experience and were instructed on many aspects of being safe and practicing healthy lifestyles as they grow.
The mission of the Sioux Falls Fire Rescue Training Center is to practice and promote excellence in fire service instruction. The training center is committed to and responsible for providing relevant, challenging, evidence-based training. Our service supports the greater mission of Sioux Falls Fire Rescue and our core values while honoring the traditions of our past. The training center team is composed of all the members of the Professional Standards Division. The team had another outstanding year during 2016 which was packed full of robust training. The entire year of training was diverse in nature and extremely well received by the members of Sioux Falls Fire Rescue. The SFFR Training Team is comprised of three training officers; Captain Brian Christiaansen, Fire Apparatus Operator Brad Peterson and Firefighter Jason Marzolf. EMS Educators Amy Marsh and Jeremy Robertson are also part of this team. Throughout the past year they expanded on best practices and produced innovative 21st century training for the firefighters of Sioux Falls. Fire Protective Equipment Technician (FPET) Mike Ackerman also exceeded expectations and enhanced programs Professional Standards | 23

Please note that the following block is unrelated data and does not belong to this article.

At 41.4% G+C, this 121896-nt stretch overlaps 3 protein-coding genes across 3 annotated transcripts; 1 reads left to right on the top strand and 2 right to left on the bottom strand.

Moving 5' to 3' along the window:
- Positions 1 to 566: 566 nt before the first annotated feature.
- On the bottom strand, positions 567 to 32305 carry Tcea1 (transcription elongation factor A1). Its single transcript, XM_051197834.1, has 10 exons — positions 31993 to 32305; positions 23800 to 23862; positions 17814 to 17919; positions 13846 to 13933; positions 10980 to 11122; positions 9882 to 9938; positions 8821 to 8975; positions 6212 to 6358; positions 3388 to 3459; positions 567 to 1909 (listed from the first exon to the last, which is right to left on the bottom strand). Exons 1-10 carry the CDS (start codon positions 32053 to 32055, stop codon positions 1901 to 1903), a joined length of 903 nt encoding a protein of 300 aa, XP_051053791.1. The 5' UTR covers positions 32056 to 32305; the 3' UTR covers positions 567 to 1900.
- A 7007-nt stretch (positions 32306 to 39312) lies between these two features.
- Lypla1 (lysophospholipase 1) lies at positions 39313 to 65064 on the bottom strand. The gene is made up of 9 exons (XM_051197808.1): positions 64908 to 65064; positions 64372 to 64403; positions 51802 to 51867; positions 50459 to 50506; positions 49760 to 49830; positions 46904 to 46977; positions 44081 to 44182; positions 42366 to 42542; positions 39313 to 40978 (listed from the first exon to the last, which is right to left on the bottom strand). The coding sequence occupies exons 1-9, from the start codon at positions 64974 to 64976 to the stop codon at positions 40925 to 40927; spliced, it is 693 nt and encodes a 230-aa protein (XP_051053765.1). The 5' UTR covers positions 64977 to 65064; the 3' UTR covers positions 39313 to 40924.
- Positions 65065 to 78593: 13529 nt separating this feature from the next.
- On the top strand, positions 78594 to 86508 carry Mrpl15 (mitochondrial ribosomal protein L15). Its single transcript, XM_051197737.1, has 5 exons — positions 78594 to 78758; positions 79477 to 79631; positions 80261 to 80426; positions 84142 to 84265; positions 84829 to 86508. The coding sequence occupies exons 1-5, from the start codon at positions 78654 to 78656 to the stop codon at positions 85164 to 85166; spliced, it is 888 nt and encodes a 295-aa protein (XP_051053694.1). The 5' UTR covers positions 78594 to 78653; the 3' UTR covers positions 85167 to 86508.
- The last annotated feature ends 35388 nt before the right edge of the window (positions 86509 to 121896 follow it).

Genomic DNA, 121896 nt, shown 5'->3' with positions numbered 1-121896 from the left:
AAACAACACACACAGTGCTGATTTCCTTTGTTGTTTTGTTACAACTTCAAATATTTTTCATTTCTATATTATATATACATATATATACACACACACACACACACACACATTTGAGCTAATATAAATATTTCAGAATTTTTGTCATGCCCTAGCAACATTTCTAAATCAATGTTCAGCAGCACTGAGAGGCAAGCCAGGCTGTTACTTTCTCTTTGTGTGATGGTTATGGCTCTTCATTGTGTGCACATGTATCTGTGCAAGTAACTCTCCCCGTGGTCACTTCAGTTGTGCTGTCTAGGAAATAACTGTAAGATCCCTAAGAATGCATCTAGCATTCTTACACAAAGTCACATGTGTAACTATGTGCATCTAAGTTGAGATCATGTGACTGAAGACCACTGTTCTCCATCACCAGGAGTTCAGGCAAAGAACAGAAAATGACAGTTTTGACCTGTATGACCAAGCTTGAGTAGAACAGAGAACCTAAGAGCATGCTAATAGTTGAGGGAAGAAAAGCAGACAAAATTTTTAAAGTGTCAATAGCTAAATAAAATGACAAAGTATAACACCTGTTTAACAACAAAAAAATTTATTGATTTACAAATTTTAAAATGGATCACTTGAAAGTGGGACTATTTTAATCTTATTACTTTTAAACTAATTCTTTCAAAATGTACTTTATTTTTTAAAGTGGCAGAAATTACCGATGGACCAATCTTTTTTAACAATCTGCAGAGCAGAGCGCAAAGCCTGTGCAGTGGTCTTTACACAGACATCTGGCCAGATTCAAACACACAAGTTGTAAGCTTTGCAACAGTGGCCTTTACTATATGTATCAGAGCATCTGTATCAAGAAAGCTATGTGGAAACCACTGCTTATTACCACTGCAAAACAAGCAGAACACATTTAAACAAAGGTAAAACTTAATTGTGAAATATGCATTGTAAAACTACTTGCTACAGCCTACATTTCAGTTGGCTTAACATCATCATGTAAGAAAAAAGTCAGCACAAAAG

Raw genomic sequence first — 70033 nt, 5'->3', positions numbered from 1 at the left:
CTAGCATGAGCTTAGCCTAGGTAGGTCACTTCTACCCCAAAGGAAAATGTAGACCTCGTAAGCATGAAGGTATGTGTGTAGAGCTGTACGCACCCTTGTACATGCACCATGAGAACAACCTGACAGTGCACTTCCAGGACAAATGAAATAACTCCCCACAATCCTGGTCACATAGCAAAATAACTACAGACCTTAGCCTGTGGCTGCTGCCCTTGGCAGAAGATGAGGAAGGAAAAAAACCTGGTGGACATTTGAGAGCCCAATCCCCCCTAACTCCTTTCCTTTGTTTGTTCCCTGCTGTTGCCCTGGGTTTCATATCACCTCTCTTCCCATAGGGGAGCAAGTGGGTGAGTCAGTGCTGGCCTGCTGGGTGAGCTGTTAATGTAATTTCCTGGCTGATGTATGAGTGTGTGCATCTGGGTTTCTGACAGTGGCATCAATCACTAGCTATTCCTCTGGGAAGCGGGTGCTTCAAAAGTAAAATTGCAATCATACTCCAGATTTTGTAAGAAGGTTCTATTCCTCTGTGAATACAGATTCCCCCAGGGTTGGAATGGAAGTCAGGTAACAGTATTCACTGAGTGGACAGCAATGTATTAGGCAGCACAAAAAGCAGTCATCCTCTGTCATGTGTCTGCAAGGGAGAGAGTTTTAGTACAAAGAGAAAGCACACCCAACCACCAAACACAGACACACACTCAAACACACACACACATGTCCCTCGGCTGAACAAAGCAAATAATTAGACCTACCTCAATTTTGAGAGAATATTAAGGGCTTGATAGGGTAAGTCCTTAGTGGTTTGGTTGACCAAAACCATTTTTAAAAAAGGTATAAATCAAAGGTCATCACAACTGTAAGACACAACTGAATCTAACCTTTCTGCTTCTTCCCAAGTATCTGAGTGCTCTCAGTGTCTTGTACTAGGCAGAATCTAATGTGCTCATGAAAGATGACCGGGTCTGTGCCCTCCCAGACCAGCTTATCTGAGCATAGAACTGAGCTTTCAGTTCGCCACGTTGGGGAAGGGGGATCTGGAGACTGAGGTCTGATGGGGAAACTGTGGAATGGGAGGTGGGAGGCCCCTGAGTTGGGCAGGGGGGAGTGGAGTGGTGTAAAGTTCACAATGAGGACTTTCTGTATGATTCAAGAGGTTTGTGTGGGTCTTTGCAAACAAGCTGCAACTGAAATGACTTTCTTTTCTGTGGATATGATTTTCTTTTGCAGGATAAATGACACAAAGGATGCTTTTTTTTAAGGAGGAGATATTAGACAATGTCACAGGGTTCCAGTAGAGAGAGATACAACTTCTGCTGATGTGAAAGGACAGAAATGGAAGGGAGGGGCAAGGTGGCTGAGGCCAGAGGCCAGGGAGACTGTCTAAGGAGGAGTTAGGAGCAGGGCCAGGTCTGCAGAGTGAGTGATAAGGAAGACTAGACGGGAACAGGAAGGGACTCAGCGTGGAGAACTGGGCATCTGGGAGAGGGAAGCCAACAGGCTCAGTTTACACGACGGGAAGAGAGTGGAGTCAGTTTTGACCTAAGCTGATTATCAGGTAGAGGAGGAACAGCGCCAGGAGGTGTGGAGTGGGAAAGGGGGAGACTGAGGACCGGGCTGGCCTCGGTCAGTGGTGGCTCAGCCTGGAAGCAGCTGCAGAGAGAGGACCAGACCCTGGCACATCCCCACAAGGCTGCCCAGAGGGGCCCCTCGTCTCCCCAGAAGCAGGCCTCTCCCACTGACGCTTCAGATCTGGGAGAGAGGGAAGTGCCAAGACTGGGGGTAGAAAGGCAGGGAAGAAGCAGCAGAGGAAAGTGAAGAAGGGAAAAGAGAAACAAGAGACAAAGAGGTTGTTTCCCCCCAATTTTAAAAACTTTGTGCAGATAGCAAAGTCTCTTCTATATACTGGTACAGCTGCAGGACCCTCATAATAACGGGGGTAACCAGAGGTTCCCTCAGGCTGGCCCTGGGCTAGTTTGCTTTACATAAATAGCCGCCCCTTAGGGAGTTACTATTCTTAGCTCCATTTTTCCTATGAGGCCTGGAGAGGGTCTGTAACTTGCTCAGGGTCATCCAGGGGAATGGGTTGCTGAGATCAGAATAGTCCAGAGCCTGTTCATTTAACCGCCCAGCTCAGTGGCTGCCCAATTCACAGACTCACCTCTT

for personal protective equipment (PPE) cleaning, care, and maintenance. FPET Ackerman has spearheaded several enhancements for the health and safety of the SFFR personnel that align with NFPA 1851 and NFPA 1500. The training team is led by Battalion Chief Michael Clauson. In 2016, we had one Fire Cadet Academy that consisted of the 10-week education and training. There were a total of four cadets that successfully graduated from the Academy to join the ranks of the other members who serve the citizens and visitors of Sioux Falls. Two of the SFFR Training Officers traveled to Indianapolis, Indiana to participate in the 2016 Fire Department Instructor Conference (FDIC) where they brought back a myriad of training and education ideas, innovative thinking, modern firefighting tactics and strategies for the personnel of the Sioux Falls Fire Rescue organization. Captain Christiaansen and FAO Peterson utilized the training and education they received at FDIC to build several scaleddown wooden structures to depict flow-path and ventilation tactics for new and incumbent firefighters. Both CPT Christiaansen and FAO Peterson delivered this training at the 2016 SD State Fire School training that was delivered to several of the members of surrounding volunteer departments.